Baltimore bridge insured losses could total as much as $4bn, says Morningstar DBRS

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Depending just how long the Port of Baltimore is blocked for after the collapse of the Francis Scott Key Bridge, and the nature of the Port’s business interruption coverage, insured losses could land between $2 billion and $4 billion, according to analysts at Morningstar DBRS.


Image source: EPA

Even at the low-end of the insured loss range, it would still surpass the $1.5 billion insured losses of the Costa Concordia event, which capsized in 2012 and became the record marine insured loss.

A significant section of the Baltimore bridge, which first opened in 1977, collapsed soon after it was struck by the Dali container ship in the early hours of March 26th. The damage is extensive and impacts far-reaching, and the accident has claimed lives with numerous people still missing.

Last year, the Port handled more than $80 billion in cargo and reportedly over 14,000 jobs depend on the natural harbour, which is also the busiest port in the US for car shipments.

As we wrote yesterday, the length of the blockage is still unclear, but there’s concern it could be the largest example of port blockage seen by the insurance market in recent years.

The event is expected to trigger a large number of insurance policies, including marine liability and hull, property, cargo, and business interruption.

Analysts at Morningstar DBRS say that preliminary report assessments point to insured losses of several billions of dollars.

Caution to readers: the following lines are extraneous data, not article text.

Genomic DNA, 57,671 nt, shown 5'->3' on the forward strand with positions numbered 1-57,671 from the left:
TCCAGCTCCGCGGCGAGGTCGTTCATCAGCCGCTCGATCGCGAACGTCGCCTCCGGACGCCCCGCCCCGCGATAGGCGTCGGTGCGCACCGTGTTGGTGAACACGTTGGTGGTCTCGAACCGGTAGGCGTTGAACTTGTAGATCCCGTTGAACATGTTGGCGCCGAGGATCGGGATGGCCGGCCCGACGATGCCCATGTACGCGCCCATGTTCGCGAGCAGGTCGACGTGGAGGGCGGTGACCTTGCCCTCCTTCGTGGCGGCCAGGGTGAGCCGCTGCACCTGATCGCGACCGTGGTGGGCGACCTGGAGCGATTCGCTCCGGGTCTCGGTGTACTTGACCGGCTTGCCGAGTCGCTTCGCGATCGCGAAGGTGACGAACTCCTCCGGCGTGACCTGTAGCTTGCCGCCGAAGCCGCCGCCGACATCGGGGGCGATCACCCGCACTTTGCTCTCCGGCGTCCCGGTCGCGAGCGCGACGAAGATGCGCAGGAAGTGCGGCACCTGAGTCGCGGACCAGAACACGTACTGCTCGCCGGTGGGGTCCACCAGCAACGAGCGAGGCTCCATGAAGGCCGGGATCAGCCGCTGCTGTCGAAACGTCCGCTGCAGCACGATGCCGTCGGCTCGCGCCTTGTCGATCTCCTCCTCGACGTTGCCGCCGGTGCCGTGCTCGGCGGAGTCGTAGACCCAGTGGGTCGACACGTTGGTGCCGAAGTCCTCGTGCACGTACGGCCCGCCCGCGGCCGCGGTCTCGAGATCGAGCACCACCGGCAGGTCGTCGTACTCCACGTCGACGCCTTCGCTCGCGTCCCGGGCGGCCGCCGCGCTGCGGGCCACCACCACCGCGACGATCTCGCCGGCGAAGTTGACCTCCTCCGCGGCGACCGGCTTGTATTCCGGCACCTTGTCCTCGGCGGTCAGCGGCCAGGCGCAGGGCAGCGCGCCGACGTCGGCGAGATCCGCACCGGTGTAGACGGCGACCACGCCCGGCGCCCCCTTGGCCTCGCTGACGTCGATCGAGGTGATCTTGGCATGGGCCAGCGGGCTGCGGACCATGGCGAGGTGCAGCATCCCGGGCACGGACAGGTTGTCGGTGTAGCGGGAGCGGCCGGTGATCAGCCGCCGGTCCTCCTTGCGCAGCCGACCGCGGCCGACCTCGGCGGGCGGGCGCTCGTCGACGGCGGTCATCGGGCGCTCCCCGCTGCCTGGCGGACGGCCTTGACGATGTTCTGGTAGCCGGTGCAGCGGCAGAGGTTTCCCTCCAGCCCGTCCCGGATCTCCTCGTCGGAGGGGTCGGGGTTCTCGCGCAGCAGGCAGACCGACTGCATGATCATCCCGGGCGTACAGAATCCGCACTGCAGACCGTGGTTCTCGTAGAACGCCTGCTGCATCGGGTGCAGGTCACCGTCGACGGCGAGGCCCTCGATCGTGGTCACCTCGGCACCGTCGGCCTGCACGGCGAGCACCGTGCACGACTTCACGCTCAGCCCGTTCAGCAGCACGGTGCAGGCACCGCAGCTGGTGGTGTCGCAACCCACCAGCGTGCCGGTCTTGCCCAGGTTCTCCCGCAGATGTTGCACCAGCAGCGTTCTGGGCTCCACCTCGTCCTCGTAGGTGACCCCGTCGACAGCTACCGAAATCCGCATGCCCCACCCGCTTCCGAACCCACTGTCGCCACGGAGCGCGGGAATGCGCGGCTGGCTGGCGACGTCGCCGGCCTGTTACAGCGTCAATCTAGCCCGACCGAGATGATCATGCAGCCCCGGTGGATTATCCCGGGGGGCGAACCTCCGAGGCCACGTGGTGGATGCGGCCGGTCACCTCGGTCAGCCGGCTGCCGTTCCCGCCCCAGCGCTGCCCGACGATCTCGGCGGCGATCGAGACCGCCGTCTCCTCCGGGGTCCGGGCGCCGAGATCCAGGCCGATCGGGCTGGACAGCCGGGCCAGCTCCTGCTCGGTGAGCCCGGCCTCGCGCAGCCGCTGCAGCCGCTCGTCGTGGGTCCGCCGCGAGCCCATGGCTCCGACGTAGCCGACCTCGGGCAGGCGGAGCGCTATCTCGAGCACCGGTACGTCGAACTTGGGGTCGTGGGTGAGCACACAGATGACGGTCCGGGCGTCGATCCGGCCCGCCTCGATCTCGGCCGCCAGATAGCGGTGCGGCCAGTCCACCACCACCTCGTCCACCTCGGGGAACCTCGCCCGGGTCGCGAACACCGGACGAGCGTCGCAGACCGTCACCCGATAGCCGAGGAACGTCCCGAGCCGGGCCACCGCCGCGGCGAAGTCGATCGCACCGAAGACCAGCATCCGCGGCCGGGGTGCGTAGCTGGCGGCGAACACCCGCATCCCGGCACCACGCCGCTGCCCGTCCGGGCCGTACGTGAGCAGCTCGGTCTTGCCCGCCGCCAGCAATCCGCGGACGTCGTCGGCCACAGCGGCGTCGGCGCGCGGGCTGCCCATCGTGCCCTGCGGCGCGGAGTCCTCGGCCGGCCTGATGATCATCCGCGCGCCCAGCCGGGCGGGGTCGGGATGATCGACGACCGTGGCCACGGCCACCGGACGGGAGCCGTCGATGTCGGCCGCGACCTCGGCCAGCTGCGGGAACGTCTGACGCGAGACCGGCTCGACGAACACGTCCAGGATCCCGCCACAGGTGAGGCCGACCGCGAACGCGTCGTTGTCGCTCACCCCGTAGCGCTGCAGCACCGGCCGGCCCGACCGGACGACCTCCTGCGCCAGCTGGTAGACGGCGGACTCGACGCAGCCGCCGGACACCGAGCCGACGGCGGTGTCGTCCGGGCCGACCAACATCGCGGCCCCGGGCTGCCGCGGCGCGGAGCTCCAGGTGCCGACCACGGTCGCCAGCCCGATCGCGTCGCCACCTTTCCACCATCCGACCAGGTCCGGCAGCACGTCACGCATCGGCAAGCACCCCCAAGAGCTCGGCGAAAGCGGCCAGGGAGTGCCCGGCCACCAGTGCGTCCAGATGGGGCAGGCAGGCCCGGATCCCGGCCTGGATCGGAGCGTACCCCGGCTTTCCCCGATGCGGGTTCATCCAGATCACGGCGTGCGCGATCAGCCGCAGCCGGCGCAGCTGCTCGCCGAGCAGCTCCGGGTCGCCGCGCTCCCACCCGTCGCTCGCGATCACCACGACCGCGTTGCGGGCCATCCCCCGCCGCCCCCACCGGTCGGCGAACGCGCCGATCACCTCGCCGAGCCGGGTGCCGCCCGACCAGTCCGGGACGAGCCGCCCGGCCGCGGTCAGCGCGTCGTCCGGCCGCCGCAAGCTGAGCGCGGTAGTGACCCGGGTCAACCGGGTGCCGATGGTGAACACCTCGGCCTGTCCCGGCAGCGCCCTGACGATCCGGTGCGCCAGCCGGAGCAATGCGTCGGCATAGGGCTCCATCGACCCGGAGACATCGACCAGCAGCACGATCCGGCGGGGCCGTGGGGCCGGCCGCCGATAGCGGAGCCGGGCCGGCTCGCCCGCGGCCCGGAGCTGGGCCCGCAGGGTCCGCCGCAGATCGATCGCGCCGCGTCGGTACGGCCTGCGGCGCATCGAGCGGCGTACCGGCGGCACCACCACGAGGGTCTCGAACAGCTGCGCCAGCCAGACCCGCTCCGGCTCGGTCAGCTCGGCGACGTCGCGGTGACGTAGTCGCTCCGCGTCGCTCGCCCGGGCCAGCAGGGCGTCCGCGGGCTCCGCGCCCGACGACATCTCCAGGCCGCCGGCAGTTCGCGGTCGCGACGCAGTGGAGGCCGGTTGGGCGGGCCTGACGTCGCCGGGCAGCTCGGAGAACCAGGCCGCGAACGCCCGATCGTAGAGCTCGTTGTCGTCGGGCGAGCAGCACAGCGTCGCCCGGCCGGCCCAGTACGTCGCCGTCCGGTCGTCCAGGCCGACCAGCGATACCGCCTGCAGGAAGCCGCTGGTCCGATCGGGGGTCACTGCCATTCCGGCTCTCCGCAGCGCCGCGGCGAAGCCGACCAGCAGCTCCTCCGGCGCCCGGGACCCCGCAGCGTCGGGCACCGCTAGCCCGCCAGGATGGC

“If the Port of Baltimore has contracted business interruption insurance, we estimate that total insured losses will be in the $2 billion to $4 billion range,” say analysts.

Despite the potential for this event to trigger a record marine insured loss, analysts expect that losses will remain will within the absorption capacity of the global insurance industry.

This is due to the way P&I Clubs, a sector dominated by the members of the International Group of P&I Clubs, which provide liability cover for many vessels, mutually reinsure each other by sharing claims above USD 10 million as part of their pooling arrangements, meaning that the losses from this event will ultimately be paid by a large and diversified group of insurers and reinsurers.

“However, in our view, these losses will add to the woes of marine insurers who have been facing recent challenges due to the Houthi rebels’ attacks in the Red Sea. We also anticipate that the losses linked to the collapse of the Baltimore bridge will add upward pressure to the pricing of marine insurance coverages globally,” say analysts.

As highlighted by Morningstar DBRS and others since the accident, members of the Group purchase general excess of loss reinsurance for up to $3.1 billion above an attachment point of $100 million, and it’s expected that reinsurers participating in the Group’s reinsurance pool will bear most of the insured losses of this event.

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